Back in the early days of Bitcoin, skeptics used to dismiss the cryptocurrency by saying, “When you can pay your taxes with it, then it’s real money.” Well, that day is apparently here for the municipality of Zermatt in Switzerland, where it was announced that Bitcoin will be accepted as payment for local taxes and other official fees. The Zermatt city hall has installed a Bitcoin point-of-sale terminal, or payments can be made directly from a Bitcoin wallet after filling out the proper paperwork. Bitcoin as legal tender for public debts is not exactly new; Ohio was doing it back as far as 2018. But we find the economic implications of this interesting — as our resident econometrician [Elliot Williams] pointed out, paying taxes in anything but the national currency was considered preposterous not that long ago.

21 thoughts on “Hackaday Links: February 9, 2020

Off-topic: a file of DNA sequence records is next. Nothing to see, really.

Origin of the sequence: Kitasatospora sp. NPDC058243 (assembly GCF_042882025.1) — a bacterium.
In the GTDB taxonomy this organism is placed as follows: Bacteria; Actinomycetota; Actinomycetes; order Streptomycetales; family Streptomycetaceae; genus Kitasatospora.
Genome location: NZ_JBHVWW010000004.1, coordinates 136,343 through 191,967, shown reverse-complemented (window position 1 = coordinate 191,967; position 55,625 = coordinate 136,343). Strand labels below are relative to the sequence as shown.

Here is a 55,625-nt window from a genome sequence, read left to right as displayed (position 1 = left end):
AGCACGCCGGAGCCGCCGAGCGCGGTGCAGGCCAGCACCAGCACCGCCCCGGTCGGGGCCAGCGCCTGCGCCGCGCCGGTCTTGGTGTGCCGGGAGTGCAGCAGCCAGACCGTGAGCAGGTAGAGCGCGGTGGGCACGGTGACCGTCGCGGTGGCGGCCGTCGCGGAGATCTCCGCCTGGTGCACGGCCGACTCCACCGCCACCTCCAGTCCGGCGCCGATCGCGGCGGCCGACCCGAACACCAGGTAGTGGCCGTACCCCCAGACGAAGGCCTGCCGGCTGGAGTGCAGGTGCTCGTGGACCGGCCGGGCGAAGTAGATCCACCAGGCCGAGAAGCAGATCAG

1. It could be worse. Here in the US, one individual walked into a Midwest town tax assayer or something like that, and paid what he owed in a big heap of pennies. That’s right, he paid the entire bill in pennies. Now all I see in those things are attempts from idiots who want them for releasing a website I own and was unaffected by their silly efforts. And the computer writing this.

      1. Interesting that you can still pay for anything in pennies in Canada, given they have not been minted and were officially phased out 8 years ago. I have not seen one in circulation since then, except for those that escape from the regime to the south and somehow think they’re worth something.

        Even back then they were worth more as base metal than as currency (Canadian dollar jokes notwithstanding), so we hoarded them, our share of penny stock sorted by year (for their different alloy compositions) in big jugs, and make bronze with them to cast into swords. Ploughing shares into swords :-). Try that with that virtual coins.

      2. However, a lot of banks let you pay in the cheque by picture on a cellphone so they might just take a snap of the door and leave you holding it. If they don’t though and you’ve got some strong friends, bear in mind that there are many pianos offered for free because it costs like $800 to move one otherwise….